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Facts and Ethics Behind Euthanasia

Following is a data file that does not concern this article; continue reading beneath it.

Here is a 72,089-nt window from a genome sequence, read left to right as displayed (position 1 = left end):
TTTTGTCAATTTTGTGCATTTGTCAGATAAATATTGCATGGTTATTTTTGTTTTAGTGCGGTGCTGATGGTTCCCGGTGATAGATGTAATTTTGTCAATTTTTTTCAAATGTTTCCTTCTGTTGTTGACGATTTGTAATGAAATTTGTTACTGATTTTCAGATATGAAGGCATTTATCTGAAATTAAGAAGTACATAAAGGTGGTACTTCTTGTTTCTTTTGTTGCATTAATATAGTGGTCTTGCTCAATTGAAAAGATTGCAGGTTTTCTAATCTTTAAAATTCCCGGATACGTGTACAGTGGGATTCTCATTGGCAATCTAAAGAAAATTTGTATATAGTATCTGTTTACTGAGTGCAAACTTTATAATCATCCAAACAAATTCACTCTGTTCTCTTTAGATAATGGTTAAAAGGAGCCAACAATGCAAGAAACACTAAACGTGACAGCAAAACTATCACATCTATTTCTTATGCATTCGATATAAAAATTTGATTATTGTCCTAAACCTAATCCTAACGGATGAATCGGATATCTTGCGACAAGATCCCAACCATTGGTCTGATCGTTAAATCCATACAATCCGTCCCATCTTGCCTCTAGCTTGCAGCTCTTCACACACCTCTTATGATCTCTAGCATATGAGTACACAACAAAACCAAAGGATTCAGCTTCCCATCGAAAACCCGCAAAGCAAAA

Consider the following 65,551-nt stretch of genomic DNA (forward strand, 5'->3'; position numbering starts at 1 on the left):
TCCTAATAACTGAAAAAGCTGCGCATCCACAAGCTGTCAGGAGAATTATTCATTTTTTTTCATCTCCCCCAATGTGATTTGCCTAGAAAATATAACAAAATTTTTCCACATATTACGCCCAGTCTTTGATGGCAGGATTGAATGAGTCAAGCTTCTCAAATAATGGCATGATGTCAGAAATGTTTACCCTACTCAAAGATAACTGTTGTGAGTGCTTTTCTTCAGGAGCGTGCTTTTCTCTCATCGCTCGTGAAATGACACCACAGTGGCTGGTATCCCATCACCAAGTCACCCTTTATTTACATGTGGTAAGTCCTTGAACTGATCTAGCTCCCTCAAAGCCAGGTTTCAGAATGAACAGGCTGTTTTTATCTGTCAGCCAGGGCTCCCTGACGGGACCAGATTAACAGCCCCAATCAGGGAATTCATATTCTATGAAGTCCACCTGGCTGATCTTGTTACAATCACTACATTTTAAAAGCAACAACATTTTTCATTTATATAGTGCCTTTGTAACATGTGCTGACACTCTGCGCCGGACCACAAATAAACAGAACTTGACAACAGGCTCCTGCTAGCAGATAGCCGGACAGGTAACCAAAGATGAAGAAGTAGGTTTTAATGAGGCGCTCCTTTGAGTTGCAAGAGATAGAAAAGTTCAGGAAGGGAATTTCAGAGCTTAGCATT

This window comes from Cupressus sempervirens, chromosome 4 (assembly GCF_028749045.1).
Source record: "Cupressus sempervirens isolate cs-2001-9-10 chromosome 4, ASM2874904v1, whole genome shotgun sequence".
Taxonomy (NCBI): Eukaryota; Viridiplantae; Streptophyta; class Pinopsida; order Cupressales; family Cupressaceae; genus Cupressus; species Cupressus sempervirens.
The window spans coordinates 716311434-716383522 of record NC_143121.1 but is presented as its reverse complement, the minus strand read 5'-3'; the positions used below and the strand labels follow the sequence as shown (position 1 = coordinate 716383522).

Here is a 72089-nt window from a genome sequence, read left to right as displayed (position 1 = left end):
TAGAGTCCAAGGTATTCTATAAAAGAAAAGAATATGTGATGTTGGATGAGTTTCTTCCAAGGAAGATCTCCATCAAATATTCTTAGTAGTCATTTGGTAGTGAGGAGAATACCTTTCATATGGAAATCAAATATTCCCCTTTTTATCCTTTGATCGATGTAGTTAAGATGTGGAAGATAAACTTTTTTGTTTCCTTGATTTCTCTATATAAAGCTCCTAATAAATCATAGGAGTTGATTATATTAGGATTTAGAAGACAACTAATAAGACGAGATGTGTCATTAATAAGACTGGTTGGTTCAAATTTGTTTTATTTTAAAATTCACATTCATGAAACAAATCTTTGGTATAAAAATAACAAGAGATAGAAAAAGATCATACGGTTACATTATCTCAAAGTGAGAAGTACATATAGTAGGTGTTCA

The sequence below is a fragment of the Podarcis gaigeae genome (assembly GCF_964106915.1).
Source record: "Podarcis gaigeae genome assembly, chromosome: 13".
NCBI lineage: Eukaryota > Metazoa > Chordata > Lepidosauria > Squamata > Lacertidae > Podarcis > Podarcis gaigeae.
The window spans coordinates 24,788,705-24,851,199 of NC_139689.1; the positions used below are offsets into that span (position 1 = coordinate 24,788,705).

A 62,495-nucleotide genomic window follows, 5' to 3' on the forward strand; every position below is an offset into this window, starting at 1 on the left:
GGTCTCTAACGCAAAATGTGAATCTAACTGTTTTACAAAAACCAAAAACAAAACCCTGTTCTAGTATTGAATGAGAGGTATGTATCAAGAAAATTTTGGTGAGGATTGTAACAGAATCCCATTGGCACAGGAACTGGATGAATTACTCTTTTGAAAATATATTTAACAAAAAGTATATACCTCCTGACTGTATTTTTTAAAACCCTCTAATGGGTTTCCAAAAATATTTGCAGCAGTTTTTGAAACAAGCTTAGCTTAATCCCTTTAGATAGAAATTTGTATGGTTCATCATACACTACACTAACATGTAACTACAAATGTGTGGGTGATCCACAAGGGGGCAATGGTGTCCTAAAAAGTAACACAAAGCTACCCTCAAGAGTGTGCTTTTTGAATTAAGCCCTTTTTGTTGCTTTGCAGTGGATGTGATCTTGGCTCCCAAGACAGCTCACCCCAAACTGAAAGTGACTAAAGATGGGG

Euthanasia is defined by The American Heritage Dictionary as "the action of killing an individual for reasons considered to be merciful" (469). Here, killing is described as the physical action where one individual actively kills another. Euthanasia is tolerated in the medical field under certain circumstances when a patient is suffering profoundly and death is inevitable. The word "euthanasia" comes from the Greek eu, "good", and thanatos, "death," literally, "good death"; however, the word "euthanasia" is much more difficult to define. Each person may define euthanasia differently. Who is to decide whether a death is good or not? Is any form of death good? All of these questions can be answered differently by each person. It is generally taken today to mean that act which a health care professional carries out to help his/her patient achieve a good death. Suicide, self-deliverance, auto-euthanasia, aid-in-dying, assisted suicide -- call it what you like -- can be justified by the average supporter of the so-called "right to die movement" for the following reasons: The first reason is that an advanced terminal illness is causing unbearable suffering to the individual. This suffering is the most common reason to seek an early end. Second, a grave physical handicap exists that is so restricting that the individual cannot, even after due care, counseling, and re-training, tolerate such a limited existence. This handicap is a fairly rare reason for suicide; most impaired people cope remarkably well with their affliction, but there are some who would, at a certain point, rather die. We say that there is a second form of suicide; justifiable suicide, that is a rational and planned self-deliverance from a painful and hopeless disease which will shortly end in death. I do not think the word "suicide" sits well in this context but we are stuck with it. Suicide is the taking of one's own life. Why does the term euthanasia even exist? Is euthanasia not suicide? A differentiation must be made between the two. Suicide is condoned by society as being unacceptable but euthanasia is viewed as moral and acceptable in most instances. The term "self-deliverance" is difficult to understand because the news media is in love with the words "doctor-assisted suicide". This is because the news media is dissecting the notion of whether or not doctors, who are supposed to preserve life, should partake in euthanasia. The media is failing to look at the actual issue of euthanasia, but instead, they are looking at the decision of whether or not doctors should assist in euthanasia. Also, we have to face the fact that the law calls all forms of self-destruction suicide. There are ethical guidelines for euthanasia. If the following guidelines are met, then euthanasia is considered acceptable. The person must be a mature adult. This is essential. The exact age will depend on the individual but the person should not be a minor who would come under quite different laws. Secondly, the person must have clearly made a considered decision. An individual has the ability now to indicate this with a living will (which applies only to disconnection of life supports) and can also, in today's more open and tolerant society, freely discuss the option of euthanasia with health-care professionals, family, lawyers, etc. The euthanasia must not be carried out at the first knowledge of a life-threatening illness, and reasonable medical help must have been sought to cure or at least slow down the terminal disease. I do not believe in giving up life the minute a person is informed that he or she has a terminal illness. Life is precious, you only live once, and it is worth a fight. It is when the fight is clearly hopeless and the agony, physical and mental, is unbearable that a final exit is an option. The treating physician must have been informed, asked to be involved, and his or her response been taken into account. The physician's response will vary depending on the circumstances, of course, but they should advise their patients that a rational suicide is not a crime. It is best to inform the doctor and hear his or her response. For example, the patient might be mistaken. Perhaps the diagnosis has been misheard or misunderstood. Patients raising this subject were met with a discreet silence or meaningless remarks in the past but in today's more accepting climate most physicians will discuss potential end of life actions. The person must have a Will disposing of his or her worldly effects and money. This shows evidence of a tidy mind, an orderly life, and forethought, all things which are important to an acceptance of rational suicide. The person must have made plans to die that do not involve others in criminal liability or leave them with guilty feelings. Assistance in suicide is a crime in most places, although the laws are gradually changing, and very few cases ever come before the courts. The only well-known instance of a lawsuit concerning this is the doctor-assisted suicide of Dr. Kevorkian. The person must leave a note saying exactly why he or she is taking their life. This statement in writing removes the chance of misunderstandings or blame. It also demonstrates that the departing person is taking full responsibility for the action. These are all guidelines for allowing a euthanasia to take place. By this, I mean the doctor is involved in the patient's decision and actively performs the euthanasia. I believe that passive euthanasia would show a lack of interest on the doctor's part. Simply allowing a patient to die does not require a doctor's presence. Passive euthanasia should not even exist. Euthanasia is defined as "the action of killing..." James Rachels states in his "Active and Passive Euthanasia" that "The important difference between active and passive euthanasia is that in passive euthanasia, the doctor does not do anything to bring about the patient's death. The doctor does nothing and the patient dies of whatever ills already afflict him. In active euthanasia, however, the doctor does something to bring about the patient's death: he [actively] kills him" (1024). Is allowing a patient to die considered to be an action? Rachels states "...the process of being allowed to die can be relatively slow and painful, whereas being given a lethal injection is relatively quick and painless" (1020). Disconnecting respiratory devices is not an acceptable method of euthanasia. It causes the patient to starve for oxygen and gasp for it, but when he/she cannot breathe, the body is starved of oxygen and suffocates. This is not merciful by any means. Rachels also states, "One reason why so many people think that there is an important moral difference between active and passive euthanasia is that they think killing someone is morally worse than letting someone die" (1022). The idea that a patient utilizes a medical device and has grown dependent on it for life is a grim one indeed; however, relieving a patient who relies on this machine for his/her life by simply cutting it off is not acceptable. Leon Kass states in his "Why Doctor's Must Not Kill," "Ceasing medical intervention, allowing nature to take its course, differs fundamentally from mercy killing. For one thing, death does not necessarily follow the discontinuance of treatment" (1034). This states my point exactly. Euthanasia is the physical action of putting someone to a painless death who is suffering tremendously. The passive nature of allowing someone to die is not euthanasia. This is not an physical action taken by a doctor to ease a patient's suffering and agony. The doctor should decide whether the ailment is curable and if it is not, he/she should decide whether the patient will live productively for months or even years to come. If the ailment is not immediately fatal, will it cause pain and suffering for the rest of the patient's life? How old is the patient? Will he/she live much longer anyway? All these factors should come into play when deciding whether a patient should be euthanized; however, the doctor's answers to these questions may differ from those of the patient and his/her family. It is up to the patient's doctor to decide whether the patient's ailment is indeed curable. The patient should be presented with the facts. The doctor should tell the patient exactly how it is and not project the false hope that the patient may recover. With this information, the patient can make an informed decision and feel that it is the best one. Sidney Hook states in his "In Defense of Voluntary Euthanasia" that "Each one should be permitted to make his own choice- especially when no one else is harmed by it. The responsibility for the decision, whether deemed wise or foolish, must be with the chooser" (1028). This is evidenced quite simply by the mere fact that everyone has civil rights and liberties. No one can decide who should die and who should not. Everyone is in complete control of his/her own life and; therefore, should be free to decide. Having considered the arguments in favor of auto-euthanasia, the person should also contemplate the arguments against it. First, should the person go into a hospice program instead and receive not only first-class pain management but comfort care and personal attention? Put simply, hospices make the best of a bad job, and they do so with great skill and love. The right-to-die movement supports their work, but not everyone wants a lingering death, not everyone wants that form of care. Today many terminally ill people take the marvelous benefits of home hospice programs and still accelerate the end when suffering becomes too much. A few hospice leaders claim that their care is so perfect that there is absolutely no need for anyone to consider euthanasia. While I have no wish to criticize them, they are wrong to claim perfection. Most, but not all, terminal pain can today be controlled with the sophisticated use of drugs, but the point these leaders miss is that personal quality of one's live is foremost to some people. If one's body has been so destroyed by disease that it is not worth living, that is an intensely individual decision which should not be swayed. In some cases of the final days in hospice care, when the pain is very serious, the patient is drugged into unconsciousness. If that way is acceptable to the patient, then so be it, but some people do not wish their final hours to be in that fashion. There should be no conflict between hospice and euthanasia, both are valid options in a caring society. Both are appropriate to different people with differing values. The other consideration is related to religion: does suffering glorify a person? Is suffering, as related to Jesus Christ's suffering on the cross, a part of the preparation for meeting God? Are you merely a steward of your life, which is a gift from God, which only He may take away. If your answers to these questions is yes, then you should not be involved in any form of euthanasia. Remember that there are millions of atheists, as well as people of differing religions, and they all have rights, too. Many Christians who believe in euthanasia justify it by reasoning that the God whom they worship is loving and tolerant, and would not wish to see them in agony. They do not see their God as being so vengeful as refusing them the Kingdom of Heaven if they accelerated the end of their life to avoid prolonged, unbearable suffering. A doctor should not be allowed to "play God" and decide who should live and who should die. In fact, even the patient should not be allowed to, but it is the patient's life and he/she has to live it. So, it is only logical to allow the patient, and no one else, to decide. Another consideration must be that, by ending one's life before its natural end, is one is depriving oneself of a valuable period of good life? Is that last period of love and companionship with family and friends worth hanging on for? Even the most determined supporters of euthanasia hang on until the last minute; sometimes too long, and lose control. They, too, gather with their families and friends to say goodbyes. There are important reunions and often farewell parties. Euthanasia supporters enjoy life and love living, and their respect for the sanctity of life is as strong as anybody's. Yet they are willing, if their dying is distressing to them, to give up a few weeks or a few days at the very end and leave under their own control. Ultimately, the decision lies with the beholder. It is the right of a person to make his/her own choice, with some limitations. It is the doctor's responsibility to provide the patient with an accurate prognosis so that the patient may make an educated decision.